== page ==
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GLENN P LOBO; Identification and Functional Characterization of RBP4 binding domains on the Vitamin A transporter Rbpr2 for Vision. Invest. Ophthalmol. Vis. Sci. 2018;59(9):4508.
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© ARVO (1962-2015); The Authors (2016-present)
We recently showed that the retinol-binding protein receptor 2 (Rbpr2) is highly expressed in tissues devoid of Stra6, and has high affinity binding for RBP4 for the intracellular uptake of vitamin A. Loss of the Rbpr2 receptor in zebrafish manifested in severe eye phenotypes. The purpose of this study was to map the extracellular sites on Rbpr2 for RBP4 binding and to confirm both in-vitro and in-vivo the functionality of RBP4 binding domains on this vitamin A transporter.
Sequence alignment of STRA6 and RBPR2 among various species was performed to identify and map previously proposed RBP4 binding sites/ domains. Site-directed mutagenesis was used to alter these sequences in zebrafish rbpr2 gene. Transient transfection of rbpr2-mutants affecting the proposed RBP4 binding sites was performed in HEK293 cells and membrane localization patterns of recombinant Rbpr2 was assessed using immunohistochemistry and confocal microscopy. Rbpr2 mutant zebrafish lines affecting the RBP4 binding sites were obtained from ZIRC to study the in-vivo functional effects on intracellular vitamin A transport for vision.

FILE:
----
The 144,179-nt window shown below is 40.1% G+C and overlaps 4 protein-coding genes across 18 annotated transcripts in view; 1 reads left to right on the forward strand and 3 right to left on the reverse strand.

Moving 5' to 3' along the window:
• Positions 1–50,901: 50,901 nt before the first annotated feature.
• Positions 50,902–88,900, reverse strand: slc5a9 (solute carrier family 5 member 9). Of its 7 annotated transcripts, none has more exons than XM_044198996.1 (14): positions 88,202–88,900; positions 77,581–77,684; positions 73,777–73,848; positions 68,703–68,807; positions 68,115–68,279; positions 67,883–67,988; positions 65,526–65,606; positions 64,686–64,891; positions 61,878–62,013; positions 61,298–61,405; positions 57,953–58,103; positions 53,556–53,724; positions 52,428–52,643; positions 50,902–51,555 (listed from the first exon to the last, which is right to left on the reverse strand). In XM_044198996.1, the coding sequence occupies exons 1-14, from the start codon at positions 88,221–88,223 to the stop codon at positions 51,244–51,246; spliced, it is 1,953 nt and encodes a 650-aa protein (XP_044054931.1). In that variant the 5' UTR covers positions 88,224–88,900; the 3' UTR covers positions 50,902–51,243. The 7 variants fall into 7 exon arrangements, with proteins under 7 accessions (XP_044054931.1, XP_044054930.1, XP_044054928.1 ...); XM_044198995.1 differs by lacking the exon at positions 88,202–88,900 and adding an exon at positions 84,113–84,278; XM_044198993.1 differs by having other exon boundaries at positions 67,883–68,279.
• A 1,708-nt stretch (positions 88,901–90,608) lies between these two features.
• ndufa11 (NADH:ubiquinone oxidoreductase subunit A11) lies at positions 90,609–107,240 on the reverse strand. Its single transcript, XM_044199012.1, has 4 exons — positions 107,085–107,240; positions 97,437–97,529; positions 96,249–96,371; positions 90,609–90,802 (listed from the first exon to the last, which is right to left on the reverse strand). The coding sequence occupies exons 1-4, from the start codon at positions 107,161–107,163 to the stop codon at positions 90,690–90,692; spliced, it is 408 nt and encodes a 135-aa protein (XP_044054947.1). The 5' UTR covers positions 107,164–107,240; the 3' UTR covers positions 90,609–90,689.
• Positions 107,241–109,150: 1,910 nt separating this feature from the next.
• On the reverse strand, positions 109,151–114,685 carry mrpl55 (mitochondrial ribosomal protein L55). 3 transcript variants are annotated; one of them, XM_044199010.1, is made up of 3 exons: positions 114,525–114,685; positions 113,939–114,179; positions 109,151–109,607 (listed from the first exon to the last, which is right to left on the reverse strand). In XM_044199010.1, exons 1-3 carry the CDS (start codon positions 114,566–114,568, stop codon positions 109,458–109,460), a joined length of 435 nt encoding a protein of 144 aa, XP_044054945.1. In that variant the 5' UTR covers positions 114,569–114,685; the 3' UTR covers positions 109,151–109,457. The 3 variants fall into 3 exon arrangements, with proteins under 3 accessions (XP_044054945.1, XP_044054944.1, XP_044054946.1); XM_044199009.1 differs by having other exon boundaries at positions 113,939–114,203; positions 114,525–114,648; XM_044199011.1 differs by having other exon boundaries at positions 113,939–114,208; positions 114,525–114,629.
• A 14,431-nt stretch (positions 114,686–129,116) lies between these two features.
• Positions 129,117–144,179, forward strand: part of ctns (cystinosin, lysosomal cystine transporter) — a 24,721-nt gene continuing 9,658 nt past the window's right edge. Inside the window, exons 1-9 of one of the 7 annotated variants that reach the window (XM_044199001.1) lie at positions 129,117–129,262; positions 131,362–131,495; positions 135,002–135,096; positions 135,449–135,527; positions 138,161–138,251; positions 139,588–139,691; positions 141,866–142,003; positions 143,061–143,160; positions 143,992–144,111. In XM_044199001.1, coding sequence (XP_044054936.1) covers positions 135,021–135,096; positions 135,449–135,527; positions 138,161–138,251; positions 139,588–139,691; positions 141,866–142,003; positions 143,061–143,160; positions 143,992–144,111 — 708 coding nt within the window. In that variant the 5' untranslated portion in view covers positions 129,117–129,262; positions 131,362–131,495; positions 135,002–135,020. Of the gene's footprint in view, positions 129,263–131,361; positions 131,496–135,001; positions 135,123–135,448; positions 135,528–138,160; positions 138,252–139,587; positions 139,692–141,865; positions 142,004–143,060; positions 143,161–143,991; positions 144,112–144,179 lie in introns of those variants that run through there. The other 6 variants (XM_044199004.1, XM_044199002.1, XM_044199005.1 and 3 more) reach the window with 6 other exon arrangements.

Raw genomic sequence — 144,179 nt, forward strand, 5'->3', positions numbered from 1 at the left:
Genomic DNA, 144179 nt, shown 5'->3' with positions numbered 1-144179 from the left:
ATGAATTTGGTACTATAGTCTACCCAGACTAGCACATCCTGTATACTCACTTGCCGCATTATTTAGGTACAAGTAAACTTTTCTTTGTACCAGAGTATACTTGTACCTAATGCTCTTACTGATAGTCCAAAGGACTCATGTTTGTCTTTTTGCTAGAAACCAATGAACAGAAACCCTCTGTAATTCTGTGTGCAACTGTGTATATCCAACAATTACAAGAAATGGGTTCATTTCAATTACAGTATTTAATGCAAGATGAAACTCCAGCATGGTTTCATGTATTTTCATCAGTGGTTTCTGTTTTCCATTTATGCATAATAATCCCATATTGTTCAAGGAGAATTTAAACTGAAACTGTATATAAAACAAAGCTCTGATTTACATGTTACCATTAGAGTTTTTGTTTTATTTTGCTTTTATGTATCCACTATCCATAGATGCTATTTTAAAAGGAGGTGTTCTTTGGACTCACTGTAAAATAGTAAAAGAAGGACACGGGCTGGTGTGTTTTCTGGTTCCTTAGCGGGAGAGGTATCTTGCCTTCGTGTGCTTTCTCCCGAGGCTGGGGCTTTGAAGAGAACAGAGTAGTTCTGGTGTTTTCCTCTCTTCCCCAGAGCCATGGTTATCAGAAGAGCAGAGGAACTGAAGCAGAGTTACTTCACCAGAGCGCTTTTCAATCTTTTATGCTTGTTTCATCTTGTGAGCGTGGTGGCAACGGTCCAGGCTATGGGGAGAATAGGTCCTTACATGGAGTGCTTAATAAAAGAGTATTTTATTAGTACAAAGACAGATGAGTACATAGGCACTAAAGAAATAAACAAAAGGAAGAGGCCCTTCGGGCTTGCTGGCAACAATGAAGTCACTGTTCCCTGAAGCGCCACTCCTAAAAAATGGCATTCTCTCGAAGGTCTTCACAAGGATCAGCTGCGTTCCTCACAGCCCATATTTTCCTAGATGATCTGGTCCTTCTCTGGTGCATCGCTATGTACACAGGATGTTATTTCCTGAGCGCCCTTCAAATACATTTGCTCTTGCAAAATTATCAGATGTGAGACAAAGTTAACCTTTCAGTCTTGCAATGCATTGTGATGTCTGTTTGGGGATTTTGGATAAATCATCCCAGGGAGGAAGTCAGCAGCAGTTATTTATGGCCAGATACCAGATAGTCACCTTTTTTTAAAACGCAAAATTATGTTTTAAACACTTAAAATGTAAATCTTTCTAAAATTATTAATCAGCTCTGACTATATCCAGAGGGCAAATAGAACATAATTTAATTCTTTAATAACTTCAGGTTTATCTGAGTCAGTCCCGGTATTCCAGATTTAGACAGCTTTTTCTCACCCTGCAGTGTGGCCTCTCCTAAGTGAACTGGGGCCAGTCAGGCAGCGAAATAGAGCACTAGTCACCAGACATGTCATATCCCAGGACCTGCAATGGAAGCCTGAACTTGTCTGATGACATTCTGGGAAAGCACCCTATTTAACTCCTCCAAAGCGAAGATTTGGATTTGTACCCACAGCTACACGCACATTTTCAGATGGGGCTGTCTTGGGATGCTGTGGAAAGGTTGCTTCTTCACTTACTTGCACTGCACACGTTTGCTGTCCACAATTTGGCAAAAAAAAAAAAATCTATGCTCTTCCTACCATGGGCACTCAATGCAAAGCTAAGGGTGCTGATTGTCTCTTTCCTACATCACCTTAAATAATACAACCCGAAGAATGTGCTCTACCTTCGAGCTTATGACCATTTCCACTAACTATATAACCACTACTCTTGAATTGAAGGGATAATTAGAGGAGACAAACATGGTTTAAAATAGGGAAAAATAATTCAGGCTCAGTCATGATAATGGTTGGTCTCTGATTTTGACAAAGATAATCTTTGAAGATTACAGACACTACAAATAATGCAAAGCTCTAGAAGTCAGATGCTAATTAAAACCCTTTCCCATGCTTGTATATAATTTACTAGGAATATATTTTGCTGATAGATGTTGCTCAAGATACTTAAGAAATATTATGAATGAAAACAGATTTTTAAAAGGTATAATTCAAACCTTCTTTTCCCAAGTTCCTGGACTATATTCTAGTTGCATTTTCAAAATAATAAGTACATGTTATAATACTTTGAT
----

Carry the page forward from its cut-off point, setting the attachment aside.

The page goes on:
A three amino acid RBP4 binding site (Serine268-Tyrosine272-Lysine273) on STRA6 was found to be partially conserved in zebrafish Rbpr2 sequence. Immunohistochemical and confocal analysis revealed that all three rbpr2-mutants, affecting the RBP4 binding sites, had altered membrane expression patterns, when compared to WT-Rbpr2. At 5.5 days post fertilization only zebrafish rbpr2-mutants affecting the RBP4 binding domains, showed smaller eyes, cardiac edema and hydrocephaly; phenotypes associated with decreased systemic vitamin A. Histological analysis showed disrupted retinal lamination layers, and loss of rod and cone photoreceptor proteins, associated with suboptimal ocular retinoids.
In-vitro analysis of mutated RBP4 binding sites on rbpr2 resulted in improper membrane localization patterns and in-vivo led to a decrease in systemic vitamin A levels, manifesting in severe ocular phenotypes in zebrafish. Collectively our data suggests that zebrafish Rbpr2 contains functional RBP4 binding sites, which play an important role in vitamin A transport.
This is an abstract that was submitted for the 2018 ARVO Annual Meeting, held in Honolulu, Hawaii, April 29 - May 3, 2018.
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